Colonial Park Cemetery is right in the heart of the Savannah historic district. It has quite an interesting history. It was a Revolutionary War cemetery and was already closed to burials by the time the Civil War came around. Union troops camped in the cemetery and moved lots of headstones, so some of the tombstones may or may not exactly be at the correct graves. There was a mass grave for victims of the yellow fever epidemic if 1820. My favorite signer of the Declaration of Independence, Button Gwinnett, is buried there. I should have looked for his grave, but it was hot the day we wandered through there. Of course, the cemetery is said to be haunted. You can go to YouTube and google Colonial Park Cemetery and watch a video of a "little boy" that is pretty creepy. Both ghost tours we went on stopped outside the cemetery. It's locked at night, but you can walk around in there during the day.
|Colonial Park Cemetery|
|Colonial Park Cemetery|
Bonaventure Cemetery is just outside of Savannah, only about a 10 - 15 minute drive. It is huge, covering several acres of land. It's very pretty too, full of giant oak trees dripping with Spanish moss. The thing that's cool about Bonaventure Cemetery is that there are many old Victorian style monuments on the graves. The statue on the cover of the book Midnight in the Garden of Good and Evil, used to be in Bonaventure Cemetery. It has been moved to a museum in town.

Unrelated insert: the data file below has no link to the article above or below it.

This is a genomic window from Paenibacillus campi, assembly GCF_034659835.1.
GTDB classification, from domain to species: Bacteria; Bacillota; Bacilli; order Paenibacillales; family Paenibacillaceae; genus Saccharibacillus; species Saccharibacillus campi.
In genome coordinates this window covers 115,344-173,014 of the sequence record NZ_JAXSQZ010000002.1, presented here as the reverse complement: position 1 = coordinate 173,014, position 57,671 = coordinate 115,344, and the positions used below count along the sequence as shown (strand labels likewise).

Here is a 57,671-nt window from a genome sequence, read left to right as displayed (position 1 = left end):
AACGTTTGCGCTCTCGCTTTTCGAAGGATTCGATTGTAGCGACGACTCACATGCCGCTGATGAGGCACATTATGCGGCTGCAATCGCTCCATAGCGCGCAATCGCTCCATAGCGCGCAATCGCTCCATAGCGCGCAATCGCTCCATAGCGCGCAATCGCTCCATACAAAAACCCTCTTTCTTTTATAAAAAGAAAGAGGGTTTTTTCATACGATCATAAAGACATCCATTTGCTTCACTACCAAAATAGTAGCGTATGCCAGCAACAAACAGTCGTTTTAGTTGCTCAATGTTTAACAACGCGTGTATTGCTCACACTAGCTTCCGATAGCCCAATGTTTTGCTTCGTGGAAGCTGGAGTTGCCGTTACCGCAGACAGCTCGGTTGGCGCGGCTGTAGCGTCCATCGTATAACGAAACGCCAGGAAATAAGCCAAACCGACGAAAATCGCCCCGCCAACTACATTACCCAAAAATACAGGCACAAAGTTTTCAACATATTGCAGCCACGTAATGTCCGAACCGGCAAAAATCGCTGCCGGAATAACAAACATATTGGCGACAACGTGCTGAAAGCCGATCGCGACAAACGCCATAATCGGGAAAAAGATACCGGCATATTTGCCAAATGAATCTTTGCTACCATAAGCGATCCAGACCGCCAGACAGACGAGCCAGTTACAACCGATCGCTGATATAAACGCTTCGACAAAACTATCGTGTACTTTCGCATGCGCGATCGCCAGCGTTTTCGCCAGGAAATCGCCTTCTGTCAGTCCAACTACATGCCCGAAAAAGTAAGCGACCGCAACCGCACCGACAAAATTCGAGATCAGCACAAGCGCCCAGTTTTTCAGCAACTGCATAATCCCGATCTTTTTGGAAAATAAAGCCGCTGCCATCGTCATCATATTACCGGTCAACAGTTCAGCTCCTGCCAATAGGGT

|Monument in Bonaventure Cemetery|
In Charleston, we happened upon two old cemeteries. The first one is on the grounds of the Circular Congregational Church. Lizzie and I didn't know much about the history of the church or the graveyard except that it was old. The little map we were following (that I had on Pinterest) said the cemetery dated back to 1695.
|Part of the graveyard at the Circular Congregational Church|
|The steeple in the background is not the Circular Congregational Church|
I'm not sure it's entirely appropriate to have a favorite cemetery, but if I were to have one, it would definitely be the Unitarian Church Cemetery in old Charleston. Our little Pinterest map told us we would get there, but it was so unexpected. It is overgrown with trees and vines and shrubs and flowering bushes. I could have taken a hundred photos in there easily. Every time I turned around, I saw a sight worthy of a photo. Maybe that sounds creepy, but, at least in the daytime, it was the least "creepy" of the cemeteries, in my opinion. I loved the wildness and the peacefulness of it.
|Unitarian Church Cemetery|
|The iron fence, the old tombstones, the Spanish moss, the greenery|
|Same photo as the one above it, I just made it black and white. I like the effect|
I do not have a particular fascination with graveyards in general, but these four were really interesting. When we were in New Orleans, we visited a cemetery in the Garden District. Those graves are different because they are all above-ground. That is not the case in the cemeteries in Savannah and Charleston. If you go to any of these cities, take a bit of time to visit the cemeteries.